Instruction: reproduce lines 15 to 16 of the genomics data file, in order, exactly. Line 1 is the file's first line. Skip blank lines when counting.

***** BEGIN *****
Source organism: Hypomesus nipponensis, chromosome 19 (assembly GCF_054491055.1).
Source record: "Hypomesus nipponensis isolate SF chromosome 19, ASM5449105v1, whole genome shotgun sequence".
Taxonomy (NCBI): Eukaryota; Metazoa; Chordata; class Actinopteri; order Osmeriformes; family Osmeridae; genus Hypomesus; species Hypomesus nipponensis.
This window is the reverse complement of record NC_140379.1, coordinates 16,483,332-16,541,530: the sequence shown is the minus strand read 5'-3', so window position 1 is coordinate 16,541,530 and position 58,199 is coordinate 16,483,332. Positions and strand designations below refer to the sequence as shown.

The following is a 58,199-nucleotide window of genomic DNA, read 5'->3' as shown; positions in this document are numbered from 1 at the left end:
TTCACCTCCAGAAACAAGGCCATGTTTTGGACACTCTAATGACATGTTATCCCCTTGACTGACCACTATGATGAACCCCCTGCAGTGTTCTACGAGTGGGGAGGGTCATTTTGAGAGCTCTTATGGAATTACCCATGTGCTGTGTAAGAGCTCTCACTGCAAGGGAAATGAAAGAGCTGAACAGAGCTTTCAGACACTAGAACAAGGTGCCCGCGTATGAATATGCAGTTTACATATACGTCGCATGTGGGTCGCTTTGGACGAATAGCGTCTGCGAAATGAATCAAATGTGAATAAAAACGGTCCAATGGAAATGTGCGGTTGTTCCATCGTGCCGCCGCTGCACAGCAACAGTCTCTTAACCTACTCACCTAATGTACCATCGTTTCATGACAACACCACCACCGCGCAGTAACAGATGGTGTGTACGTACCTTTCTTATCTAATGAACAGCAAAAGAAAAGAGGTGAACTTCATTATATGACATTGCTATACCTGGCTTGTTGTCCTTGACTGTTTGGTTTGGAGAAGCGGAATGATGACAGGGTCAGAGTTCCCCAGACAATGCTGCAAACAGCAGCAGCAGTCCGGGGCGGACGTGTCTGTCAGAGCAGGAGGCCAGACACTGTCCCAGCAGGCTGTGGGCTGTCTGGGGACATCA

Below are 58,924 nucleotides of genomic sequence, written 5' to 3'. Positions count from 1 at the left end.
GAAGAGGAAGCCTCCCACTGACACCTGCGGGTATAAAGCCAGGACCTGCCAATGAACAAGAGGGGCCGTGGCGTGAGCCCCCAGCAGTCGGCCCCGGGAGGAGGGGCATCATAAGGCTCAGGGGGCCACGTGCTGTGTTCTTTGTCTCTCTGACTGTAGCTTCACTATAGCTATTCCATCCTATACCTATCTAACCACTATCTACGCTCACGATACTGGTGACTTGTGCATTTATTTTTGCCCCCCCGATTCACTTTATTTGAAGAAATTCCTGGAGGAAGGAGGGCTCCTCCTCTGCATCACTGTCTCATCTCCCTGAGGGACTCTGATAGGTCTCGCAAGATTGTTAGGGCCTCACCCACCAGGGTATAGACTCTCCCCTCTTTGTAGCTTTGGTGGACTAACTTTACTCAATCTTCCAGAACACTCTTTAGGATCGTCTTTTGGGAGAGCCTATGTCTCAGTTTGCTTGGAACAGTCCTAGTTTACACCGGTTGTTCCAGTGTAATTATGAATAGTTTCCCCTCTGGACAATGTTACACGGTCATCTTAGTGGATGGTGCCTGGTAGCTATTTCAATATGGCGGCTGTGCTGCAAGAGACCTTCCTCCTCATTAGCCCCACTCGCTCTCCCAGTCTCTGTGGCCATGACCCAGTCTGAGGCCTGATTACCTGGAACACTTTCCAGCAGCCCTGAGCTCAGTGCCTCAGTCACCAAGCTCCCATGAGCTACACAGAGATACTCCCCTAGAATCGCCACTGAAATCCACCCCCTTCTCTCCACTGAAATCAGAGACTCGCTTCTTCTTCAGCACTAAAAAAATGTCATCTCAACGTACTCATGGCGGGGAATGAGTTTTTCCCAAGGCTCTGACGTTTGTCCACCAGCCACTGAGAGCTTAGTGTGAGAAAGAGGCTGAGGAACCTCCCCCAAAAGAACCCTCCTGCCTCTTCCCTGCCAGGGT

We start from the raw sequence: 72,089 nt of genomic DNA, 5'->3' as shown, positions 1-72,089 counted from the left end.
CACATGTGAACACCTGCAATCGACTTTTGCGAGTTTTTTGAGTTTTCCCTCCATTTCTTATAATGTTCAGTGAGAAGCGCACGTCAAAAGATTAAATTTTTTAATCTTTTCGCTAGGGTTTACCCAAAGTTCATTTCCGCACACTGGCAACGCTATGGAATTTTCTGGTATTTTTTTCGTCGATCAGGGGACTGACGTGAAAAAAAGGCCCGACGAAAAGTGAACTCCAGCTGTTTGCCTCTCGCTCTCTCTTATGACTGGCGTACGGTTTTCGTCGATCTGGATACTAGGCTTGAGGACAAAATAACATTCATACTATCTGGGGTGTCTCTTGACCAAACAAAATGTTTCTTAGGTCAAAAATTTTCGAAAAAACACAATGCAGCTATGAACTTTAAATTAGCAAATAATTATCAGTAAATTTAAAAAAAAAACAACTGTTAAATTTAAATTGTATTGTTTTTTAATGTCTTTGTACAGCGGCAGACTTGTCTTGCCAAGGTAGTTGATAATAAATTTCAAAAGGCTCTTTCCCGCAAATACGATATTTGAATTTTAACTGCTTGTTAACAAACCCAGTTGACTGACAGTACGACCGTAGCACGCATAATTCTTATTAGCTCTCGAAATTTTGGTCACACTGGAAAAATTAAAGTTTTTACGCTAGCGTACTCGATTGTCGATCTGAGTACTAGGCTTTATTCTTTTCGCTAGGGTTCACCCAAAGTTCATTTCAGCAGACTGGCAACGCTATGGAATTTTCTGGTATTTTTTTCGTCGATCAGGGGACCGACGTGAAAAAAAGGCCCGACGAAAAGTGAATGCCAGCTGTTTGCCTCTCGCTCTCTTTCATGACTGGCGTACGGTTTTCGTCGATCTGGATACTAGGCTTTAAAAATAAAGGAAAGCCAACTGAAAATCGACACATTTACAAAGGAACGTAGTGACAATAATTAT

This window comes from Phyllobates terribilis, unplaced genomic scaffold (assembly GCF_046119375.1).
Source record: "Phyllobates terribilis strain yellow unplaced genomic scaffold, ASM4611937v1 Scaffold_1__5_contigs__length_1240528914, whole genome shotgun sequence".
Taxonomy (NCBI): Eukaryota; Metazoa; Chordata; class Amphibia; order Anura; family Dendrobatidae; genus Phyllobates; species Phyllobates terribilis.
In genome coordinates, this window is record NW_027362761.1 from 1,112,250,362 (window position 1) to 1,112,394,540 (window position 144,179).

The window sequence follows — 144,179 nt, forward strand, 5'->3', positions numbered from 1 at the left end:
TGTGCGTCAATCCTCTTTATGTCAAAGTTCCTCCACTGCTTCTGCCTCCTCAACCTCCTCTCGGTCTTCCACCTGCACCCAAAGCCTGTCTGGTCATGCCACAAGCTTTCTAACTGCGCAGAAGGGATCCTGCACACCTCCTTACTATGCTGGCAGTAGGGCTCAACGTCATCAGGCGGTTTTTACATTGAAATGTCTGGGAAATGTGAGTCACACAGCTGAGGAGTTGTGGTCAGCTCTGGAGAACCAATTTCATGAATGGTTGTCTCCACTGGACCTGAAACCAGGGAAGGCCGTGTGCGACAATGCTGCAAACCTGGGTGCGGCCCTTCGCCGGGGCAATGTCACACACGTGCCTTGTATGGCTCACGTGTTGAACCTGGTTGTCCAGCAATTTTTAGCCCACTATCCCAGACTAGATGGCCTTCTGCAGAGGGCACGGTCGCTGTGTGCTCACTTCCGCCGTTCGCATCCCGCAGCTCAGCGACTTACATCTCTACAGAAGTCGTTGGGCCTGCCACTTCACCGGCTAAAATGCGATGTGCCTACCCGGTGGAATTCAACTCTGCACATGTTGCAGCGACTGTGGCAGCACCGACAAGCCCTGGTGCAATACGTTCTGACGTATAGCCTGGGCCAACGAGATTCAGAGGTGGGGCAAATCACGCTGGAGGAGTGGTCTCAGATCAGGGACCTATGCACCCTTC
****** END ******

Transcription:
The window sequence follows — 144,179 nt, forward strand, 5'->3', positions numbered from 1 at the left end:
TGTGCGTCAATCCTCTTTATGTCAAAGTTCCTCCACTGCTTCTGCCTCCTCAACCTCCTCTCGGTCTTCCACCTGCACCCAAAGCCTGTCTGGTCATGCCACAAGCTTTCTAACTGCGCAGAAGGGATCCTGCACACCTCCTTACTATGCTGGCAGTAGGGCTCAACGTCATCAGGCGGTTTTTACATTGAAATGTCTGGGAAATGTGAGTCACACAGCTGAGGAGTTGTGGTCAGCTCTGGAGAACCAATTTCATGAATGGTTGTCTCCACTGGACCTGAAACCAGGGAAGGCCGTGTGCGACAATGCTGCAAACCTGGGTGCGGCCCTTCGCCGGGGCAATGTCACACACGTGCCTTGTATGGCTCACGTGTTGAACCTGGTTGTCCAGCAATTTTTAGCCCACTATCCCAGACTAGATGGCCTTCTGCAGAGGGCACGGTCGCTGTGTGCTCACTTCCGCCGTTCGCATCCCGCAGCTCAGCGACTTACATCTCTACAGAAGTCGTTGGGCCTGCCACTTCACCGGCTAAAATGCGATGTGCCTACCCGGTGGAATTCAACTCTGCACATGTTGCAGCGACTGTGGCAGCACCGACAAGCCCTGGTGCAATACGTTCTGACGTATAGCCTGGGCCAACGAGATTCAGAGGTGGGGCAAATCACGCTGGAGGAGTGGTCTCAGATCAGGGACCTATGCACCCTTC